Giant snakes


Here’s a fact that illuminates many of the realities of global conservation: we know more about Burmese pythons in Florida – where they are a destructive invader – than about their lives in their natural range in Southeast Asia, where their numbers are plummeting and their very long-term survival may be up in the air.

Armed with a shoestring budget and a love for mega-snakes, Shariar Caesar Rahman is trying to rectify this incongruent reality by doing something no one has done in Bangladesh before. He’s attaching radio transmitters to snakes – really, really big snakes.

Brilliantly-patterned, Burmese pythons can grow as long as 5.5 metres, making them one of the largest snakes on the planet. Scientists have only recently deemed them a species in their own right, after long being considered a subspecies of the Indian rock python.

“Burmese pythons are either seen by most people as inhabitants of glass cages or as ecological villains in Florida,” Rahman said. “As a result, there is not an appreciation for this snake in its native wild range.”

The CEO of the Creative Conservation Alliance, Rahman and his team kickstarted their python project in 2013 in a small park, Lawachara National Park. Just half the size of Epping Forest, Lawachara covers 1,250 hectares in northeastern Bangladesh. The protected area is surrounded on all side by villages and tea plantations, making conflict between humans and the big serpents inevitable.

Rahman says the main problem is that Burmese pythons have an affinity for domestic ducks – perhaps finding them easy to catch or especially delicious. But this duck devouring puts them at odds with the local people.

“Losing a few ducks is huge economic loss for them,” Rahman said, noting that most of the villagers, who work in tea plantations, are “extremely poor.”

By studying how Burmese pythons use their habitat, Rahman hopes to better mitigate such conflict. But before he can do this, he has to locate them. You’d think finding a five-metre, 90 kilogram snake would be pretty straightforward, but their camouflage and cryptic ways makes them almost invisible.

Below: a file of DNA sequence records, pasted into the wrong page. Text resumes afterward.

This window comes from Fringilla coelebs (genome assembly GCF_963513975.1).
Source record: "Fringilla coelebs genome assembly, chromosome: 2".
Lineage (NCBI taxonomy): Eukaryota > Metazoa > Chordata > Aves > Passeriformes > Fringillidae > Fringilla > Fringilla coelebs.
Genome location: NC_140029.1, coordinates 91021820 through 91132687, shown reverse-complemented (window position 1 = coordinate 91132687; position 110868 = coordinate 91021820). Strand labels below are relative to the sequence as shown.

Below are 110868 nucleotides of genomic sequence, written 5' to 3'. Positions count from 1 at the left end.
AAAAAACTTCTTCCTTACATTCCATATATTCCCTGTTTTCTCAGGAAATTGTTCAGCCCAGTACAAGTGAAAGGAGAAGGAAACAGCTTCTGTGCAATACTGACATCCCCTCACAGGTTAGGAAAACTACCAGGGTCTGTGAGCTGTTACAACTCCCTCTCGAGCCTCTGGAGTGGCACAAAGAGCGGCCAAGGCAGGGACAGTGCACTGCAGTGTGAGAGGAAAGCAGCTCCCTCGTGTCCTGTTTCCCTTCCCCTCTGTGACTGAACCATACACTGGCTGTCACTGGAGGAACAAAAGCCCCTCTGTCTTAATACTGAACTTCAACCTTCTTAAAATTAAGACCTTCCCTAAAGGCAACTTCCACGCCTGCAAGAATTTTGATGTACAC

“We have spent hundreds of hours doing transect surveys in the forests of Bangladesh and have rarely seen pythons in the wild,” Rahman said. So, his team turned to the villagers who were finding them with disturbing regularity.

Rahman and his team hired some villagers and trained them as “parabiologists.” ‘Para’ is a Greek prefix meaning ‘alongside’. Much like a paramedic has the skills to save a life but is not a full doctor, parabiologists have the basic tools and skills to do conservation work without the years of study and advanced training.

“Over time, our parabiologists built rapport and gained trust with the villagers and villagers would call them if they encounter pythons in their villages,” Rahman said. “Our parabiologists would immediately respond to their calls and rescue the pythons and bring it back to our field station.”

All ten of the snakes involved in the study were found via parabiologists helping villagers get rid of unwanted guests.

Next, Rahman had to solve was how to fit a radio transmitter on the pythons. Other researchers have done this by fully anesthetizing the animal and then surgically inserting the transmitter under the skin. However, Rahman did not have the equipment necessary put the snake fully under. So he and his team tried something a little bit different.

They placed captured snakes placed into a large plastic pipe to restrict their movements and then applied localized anesthetic. Once that took effect, they operated on the snake to fix the radio transmitter.

“This method was frowned upon by experts, but we have got very positive results,” Rahman said.

His team has not lost a single snake or seen any signs of infection from the localized surgeries.

“The transmitter stayed inside the snakes, and after one year we would capture the snake again and surgically removed the surgery following the same procedure,” he added, noting that they plan to publish a paper on the “more efficient” process soon.

The radio transmitters in the snakes allowed Rahman and his team to gather the first data on Burmese pythons in its home: including its range, movements and habitat use.

Worryingly, Rahman discovered that the snakes have become attached to village life. Every time the team caught a snake in the villages, they would take it several kilometres away and drop it off in the forest park, far from the villagers and their ducks. But inevitably the snake would make its way back to the village – every time.

“One particular python with transmitter, a thirteen foot female [4 metres], was captured by the villagers eight times in a year and half. And every time the snake was relocated back to the forest it would eventually return to the village where it was captured. [She] lost weight during the process.”